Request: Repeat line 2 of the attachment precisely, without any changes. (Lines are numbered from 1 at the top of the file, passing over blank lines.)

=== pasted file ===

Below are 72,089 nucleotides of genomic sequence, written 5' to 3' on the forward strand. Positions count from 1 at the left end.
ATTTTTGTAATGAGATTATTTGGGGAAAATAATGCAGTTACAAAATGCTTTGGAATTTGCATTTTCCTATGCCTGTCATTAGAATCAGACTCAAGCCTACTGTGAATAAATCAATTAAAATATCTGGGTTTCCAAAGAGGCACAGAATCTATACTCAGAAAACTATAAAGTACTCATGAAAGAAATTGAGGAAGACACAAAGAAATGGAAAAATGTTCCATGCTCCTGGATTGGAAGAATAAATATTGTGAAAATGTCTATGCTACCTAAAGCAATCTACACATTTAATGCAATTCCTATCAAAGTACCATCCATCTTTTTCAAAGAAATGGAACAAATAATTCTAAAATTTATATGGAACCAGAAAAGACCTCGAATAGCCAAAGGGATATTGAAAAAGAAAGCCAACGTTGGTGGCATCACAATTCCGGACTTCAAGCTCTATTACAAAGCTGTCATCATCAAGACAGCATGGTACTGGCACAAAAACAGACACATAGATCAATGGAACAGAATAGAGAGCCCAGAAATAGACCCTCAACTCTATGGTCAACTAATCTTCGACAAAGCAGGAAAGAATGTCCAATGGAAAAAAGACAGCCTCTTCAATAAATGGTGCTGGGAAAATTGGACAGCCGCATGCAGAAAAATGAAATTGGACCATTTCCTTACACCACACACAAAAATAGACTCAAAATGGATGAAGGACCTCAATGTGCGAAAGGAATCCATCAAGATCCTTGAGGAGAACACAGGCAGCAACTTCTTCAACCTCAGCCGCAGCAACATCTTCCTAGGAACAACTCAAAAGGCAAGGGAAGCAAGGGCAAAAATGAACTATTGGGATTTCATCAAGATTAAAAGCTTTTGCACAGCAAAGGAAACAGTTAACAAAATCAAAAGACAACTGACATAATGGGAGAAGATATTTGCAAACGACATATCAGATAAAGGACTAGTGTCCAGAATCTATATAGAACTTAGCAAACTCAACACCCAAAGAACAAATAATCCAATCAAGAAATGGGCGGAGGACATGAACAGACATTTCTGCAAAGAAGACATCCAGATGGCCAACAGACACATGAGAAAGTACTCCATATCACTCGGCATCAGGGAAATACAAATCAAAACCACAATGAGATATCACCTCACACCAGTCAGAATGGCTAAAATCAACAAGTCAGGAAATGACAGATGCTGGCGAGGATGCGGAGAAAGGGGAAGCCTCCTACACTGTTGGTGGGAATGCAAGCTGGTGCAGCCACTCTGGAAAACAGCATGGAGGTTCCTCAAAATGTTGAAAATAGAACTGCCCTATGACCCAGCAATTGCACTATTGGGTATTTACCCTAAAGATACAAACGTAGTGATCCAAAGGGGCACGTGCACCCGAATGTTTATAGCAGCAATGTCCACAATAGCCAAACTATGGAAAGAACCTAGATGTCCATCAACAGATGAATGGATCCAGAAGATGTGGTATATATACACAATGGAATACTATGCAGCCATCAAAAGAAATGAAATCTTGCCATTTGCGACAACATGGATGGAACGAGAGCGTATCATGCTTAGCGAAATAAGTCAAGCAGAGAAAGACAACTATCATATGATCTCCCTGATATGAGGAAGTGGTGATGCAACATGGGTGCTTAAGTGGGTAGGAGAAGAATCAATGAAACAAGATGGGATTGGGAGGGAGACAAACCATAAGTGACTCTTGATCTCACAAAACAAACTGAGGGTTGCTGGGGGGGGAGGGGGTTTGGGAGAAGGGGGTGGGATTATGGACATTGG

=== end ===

ATTTTTGTAATGAGATTATTTGGGGAAAATAATGCAGTTACAAAATGCTTTGGAATTTGCATTTTCCTATGCCTGTCATTAGAATCAGACTCAAGCCTACTGTGAATAAATCAATTAAAATATCTGGGTTTCCAAAGAGGCACAGAATCTATACTCAGAAAACTATAAAGTACTCATGAAAGAAATTGAGGAAGACACAAAGAAATGGAAAAATGTTCCATGCTCCTGGATTGGAAGAATAAATATTGTGAAAATGTCTATGCTACCTAAAGCAATCTACACATTTAATGCAATTCCTATCAAAGTACCATCCATCTTTTTCAAAGAAATGGAACAAATAATTCTAAAATTTATATGGAACCAGAAAAGACCTCGAATAGCCAAAGGGATATTGAAAAAGAAAGCCAACGTTGGTGGCATCACAATTCCGGACTTCAAGCTCTATTACAAAGCTGTCATCATCAAGACAGCATGGTACTGGCACAAAAACAGACACATAGATCAATGGAACAGAATAGAGAGCCCAGAAATAGACCCTCAACTCTATGGTCAACTAATCTTCGACAAAGCAGGAAAGAATGTCCAATGGAAAAAAGACAGCCTCTTCAATAAATGGTGCTGGGAAAATTGGACAGCCGCATGCAGAAAAATGAAATTGGACCATTTCCTTACACCACACACAAAAATAGACTCAAAATGGATGAAGGACCTCAATGTGCGAAAGGAATCCATCAAGATCCTTGAGGAGAACACAGGCAGCAACTTCTTCAACCTCAGCCGCAGCAACATCTTCCTAGGAACAACTCAAAAGGCAAGGGAAGCAAGGGCAAAAATGAACTATTGGGATTTCATCAAGATTAAAAGCTTTTGCACAGCAAAGGAAACAGTTAACAAAATCAAAAGACAACTGACATAATGGGAGAAGATATTTGCAAACGACATATCAGATAAAGGACTAGTGTCCAGAATCTATATAGAACTTAGCAAACTCAACACCCAAAGAACAAATAATCCAATCAAGAAATGGGCGGAGGACATGAACAGACATTTCTGCAAAGAAGACATCCAGATGGCCAACAGACACATGAGAAAGTACTCCATATCACTCGGCATCAGGGAAATACAAATCAAAACCACAATGAGATATCACCTCACACCAGTCAGAATGGCTAAAATCAACAAGTCAGGAAATGACAGATGCTGGCGAGGATGCGGAGAAAGGGGAAGCCTCCTACACTGTTGGTGGGAATGCAAGCTGGTGCAGCCACTCTGGAAAACAGCATGGAGGTTCCTCAAAATGTTGAAAATAGAACTGCCCTATGACCCAGCAATTGCACTATTGGGTATTTACCCTAAAGATACAAACGTAGTGATCCAAAGGGGCACGTGCACCCGAATGTTTATAGCAGCAATGTCCACAATAGCCAAACTATGGAAAGAACCTAGATGTCCATCAACAGATGAATGGATCCAGAAGATGTGGTATATATACACAATGGAATACTATGCAGCCATCAAAAGAAATGAAATCTTGCCATTTGCGACAACATGGATGGAACGAGAGCGTATCATGCTTAGCGAAATAAGTCAAGCAGAGAAAGACAACTATCATATGATCTCCCTGATATGAGGAAGTGGTGATGCAACATGGGTGCTTAAGTGGGTAGGAGAAGAATCAATGAAACAAGATGGGATTGGGAGGGAGACAAACCATAAGTGACTCTTGATCTCACAAAACAAACTGAGGGTTGCTGGGGGGGGAGGGGGTTTGGGAGAAGGGGGTGGGATTATGGACATTGG